Ghosts in the machine
My hard drives are riddled with ghosts.
Ever since it became apparent that the computers with which I’d previously saddled with solely cranking out the occasional analysis paper or sheet music score could be tricked into making music – without my even needing to talk to another living soul! – I started conning myself into believing that therein lay the key to throwing myself into a compositional solitude, a hidden den of trial and error crafting, where all would be revealed in finding my voice and from which I would later emerge like a petty illusionist, a fully formed artist, a musician. And through all those headphone-aided expeditions, left in its wake an enormous glut of audio detritus, broken artifacts left over from overzealous digging, spent candy wrappers, fresh ideas left in the sun too long until they grew a bit of fuzz and became destined for the compost bin, yet I kept copying and saving and moving these stupid little files, perhaps as a sad conciliatory gesture in memory of all the “good” stuff that had over time disappeared by accident or out of frustration or just forgetting.
The efforts pretty much fizzled out by 2004, which says a lot about the success of the plan to clarify and distill any sense of a musical vision. Big shock, in retrospect. Who would have thought that working in a closet (literally) would eventually lead to creative atrophy, revealing a personal weakness that I am not some brilliantly driven, self-contained perpetual music machine, but instead, like some lame ficus left neglected in a just-too-shady corner, my work only grows if it’s apparent, tended to in the open. In the end, though, I find I want to get back to it, this composing thing, whatever that means these days. With that in mind, we’re going to try the opposite route this time: A completely public presentation of my pathetic attempt to get back on the bus and start cranking out some fine art product.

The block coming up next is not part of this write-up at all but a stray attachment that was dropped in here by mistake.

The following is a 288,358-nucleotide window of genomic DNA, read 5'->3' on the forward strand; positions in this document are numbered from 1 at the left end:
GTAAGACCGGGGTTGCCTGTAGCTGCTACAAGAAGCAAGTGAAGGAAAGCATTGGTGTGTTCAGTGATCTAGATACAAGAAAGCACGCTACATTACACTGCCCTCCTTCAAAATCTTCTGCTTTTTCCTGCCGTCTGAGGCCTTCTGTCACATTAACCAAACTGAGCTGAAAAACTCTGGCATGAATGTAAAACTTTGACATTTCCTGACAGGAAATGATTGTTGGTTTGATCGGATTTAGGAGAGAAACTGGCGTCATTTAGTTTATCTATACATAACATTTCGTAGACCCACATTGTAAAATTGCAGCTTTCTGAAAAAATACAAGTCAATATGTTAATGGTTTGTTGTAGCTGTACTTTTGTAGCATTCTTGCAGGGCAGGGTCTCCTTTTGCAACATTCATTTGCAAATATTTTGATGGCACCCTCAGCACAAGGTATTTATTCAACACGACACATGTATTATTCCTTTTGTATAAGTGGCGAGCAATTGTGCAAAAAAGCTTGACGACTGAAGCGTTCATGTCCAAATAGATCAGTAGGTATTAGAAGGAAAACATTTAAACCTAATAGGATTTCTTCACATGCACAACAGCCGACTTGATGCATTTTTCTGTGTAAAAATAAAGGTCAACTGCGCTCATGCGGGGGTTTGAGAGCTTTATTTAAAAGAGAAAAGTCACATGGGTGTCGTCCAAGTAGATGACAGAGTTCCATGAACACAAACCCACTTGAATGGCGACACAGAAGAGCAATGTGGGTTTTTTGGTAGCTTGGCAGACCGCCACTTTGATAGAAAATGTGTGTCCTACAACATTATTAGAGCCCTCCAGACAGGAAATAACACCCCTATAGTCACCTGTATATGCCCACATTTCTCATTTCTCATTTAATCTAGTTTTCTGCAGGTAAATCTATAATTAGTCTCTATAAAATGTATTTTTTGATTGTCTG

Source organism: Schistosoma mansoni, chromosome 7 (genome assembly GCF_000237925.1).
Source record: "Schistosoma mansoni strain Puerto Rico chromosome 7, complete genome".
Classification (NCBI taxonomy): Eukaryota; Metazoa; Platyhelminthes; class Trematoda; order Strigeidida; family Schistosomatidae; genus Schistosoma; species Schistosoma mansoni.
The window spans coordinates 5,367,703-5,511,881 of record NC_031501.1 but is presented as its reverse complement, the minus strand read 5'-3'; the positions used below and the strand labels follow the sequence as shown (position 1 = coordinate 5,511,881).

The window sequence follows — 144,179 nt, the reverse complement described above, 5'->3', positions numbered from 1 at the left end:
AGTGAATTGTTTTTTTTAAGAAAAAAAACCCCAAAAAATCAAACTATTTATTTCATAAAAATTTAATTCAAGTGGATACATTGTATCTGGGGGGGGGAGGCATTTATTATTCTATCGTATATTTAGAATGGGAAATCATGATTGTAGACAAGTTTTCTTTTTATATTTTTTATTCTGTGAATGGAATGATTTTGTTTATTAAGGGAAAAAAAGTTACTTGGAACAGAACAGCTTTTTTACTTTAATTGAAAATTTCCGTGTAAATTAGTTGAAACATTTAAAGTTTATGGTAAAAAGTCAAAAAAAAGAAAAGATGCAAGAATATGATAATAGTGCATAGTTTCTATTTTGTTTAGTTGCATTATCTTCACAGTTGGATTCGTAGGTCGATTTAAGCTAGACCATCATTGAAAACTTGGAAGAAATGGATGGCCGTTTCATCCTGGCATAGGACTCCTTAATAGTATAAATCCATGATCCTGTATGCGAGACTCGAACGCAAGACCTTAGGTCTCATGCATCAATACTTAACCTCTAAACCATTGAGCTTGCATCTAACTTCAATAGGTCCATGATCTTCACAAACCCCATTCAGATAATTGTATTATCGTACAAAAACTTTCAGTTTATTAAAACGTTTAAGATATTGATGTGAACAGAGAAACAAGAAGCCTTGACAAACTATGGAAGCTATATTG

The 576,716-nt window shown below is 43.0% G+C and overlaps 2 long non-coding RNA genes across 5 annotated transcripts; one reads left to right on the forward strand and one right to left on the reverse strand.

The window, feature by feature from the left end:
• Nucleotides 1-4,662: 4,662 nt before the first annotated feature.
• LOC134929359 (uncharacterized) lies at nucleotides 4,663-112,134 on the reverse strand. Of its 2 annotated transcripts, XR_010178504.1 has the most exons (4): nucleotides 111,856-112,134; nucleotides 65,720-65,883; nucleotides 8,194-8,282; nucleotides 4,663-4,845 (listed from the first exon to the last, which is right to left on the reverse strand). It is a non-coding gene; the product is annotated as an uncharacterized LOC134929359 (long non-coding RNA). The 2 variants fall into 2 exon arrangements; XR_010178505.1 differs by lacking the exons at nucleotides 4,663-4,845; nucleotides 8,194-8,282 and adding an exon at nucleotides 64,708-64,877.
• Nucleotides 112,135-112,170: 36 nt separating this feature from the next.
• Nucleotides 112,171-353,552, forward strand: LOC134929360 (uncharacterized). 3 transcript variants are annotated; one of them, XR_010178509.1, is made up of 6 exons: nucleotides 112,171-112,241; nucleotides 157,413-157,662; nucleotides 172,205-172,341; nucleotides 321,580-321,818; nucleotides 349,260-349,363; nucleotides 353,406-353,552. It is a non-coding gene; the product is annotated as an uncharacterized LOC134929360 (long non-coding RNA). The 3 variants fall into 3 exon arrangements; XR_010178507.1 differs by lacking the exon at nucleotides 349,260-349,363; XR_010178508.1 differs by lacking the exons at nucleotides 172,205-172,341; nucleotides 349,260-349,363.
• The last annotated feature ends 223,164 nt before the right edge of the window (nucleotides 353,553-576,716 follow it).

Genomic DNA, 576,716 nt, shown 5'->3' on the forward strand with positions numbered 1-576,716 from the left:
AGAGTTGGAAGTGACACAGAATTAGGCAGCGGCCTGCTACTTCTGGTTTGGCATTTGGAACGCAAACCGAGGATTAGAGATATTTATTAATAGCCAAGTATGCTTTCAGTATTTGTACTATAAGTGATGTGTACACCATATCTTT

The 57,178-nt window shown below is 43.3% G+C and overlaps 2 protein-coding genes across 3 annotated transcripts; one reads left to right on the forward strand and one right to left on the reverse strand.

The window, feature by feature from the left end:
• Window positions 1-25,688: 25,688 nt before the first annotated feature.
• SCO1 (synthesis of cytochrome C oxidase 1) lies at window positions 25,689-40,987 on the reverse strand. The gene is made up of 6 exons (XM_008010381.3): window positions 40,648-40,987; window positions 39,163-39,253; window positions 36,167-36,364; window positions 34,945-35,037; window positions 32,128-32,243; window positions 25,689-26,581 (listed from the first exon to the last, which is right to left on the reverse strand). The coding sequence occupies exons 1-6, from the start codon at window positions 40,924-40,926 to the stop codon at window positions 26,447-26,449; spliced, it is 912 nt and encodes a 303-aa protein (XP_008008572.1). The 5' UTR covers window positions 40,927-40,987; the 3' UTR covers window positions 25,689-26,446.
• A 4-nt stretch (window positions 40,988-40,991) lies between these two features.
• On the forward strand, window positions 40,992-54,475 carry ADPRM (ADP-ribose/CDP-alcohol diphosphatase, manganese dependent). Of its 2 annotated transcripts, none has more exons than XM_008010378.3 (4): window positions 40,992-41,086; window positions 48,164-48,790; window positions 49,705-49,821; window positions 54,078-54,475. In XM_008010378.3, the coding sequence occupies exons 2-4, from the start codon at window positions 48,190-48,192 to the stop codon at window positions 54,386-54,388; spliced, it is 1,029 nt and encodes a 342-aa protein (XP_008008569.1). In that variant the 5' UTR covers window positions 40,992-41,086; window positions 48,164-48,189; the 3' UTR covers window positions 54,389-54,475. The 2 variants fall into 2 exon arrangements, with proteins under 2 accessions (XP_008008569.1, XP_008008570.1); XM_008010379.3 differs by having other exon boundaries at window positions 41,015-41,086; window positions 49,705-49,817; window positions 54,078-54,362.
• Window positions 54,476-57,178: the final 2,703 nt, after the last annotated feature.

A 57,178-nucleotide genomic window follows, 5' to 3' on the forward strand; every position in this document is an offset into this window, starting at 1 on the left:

Thereby, this site will serve as a venue for that reentry into the world of creating music. Hopefully, this flipside approach of transparent, work-in-progress reflection, unapologetic and unembarrassed will lead to a better understanding of why there’s something nagging me to make music along with some gentle clues on what said music actually sounds like, and why, and how…
[audio:01-the chestnut lounge.mp3]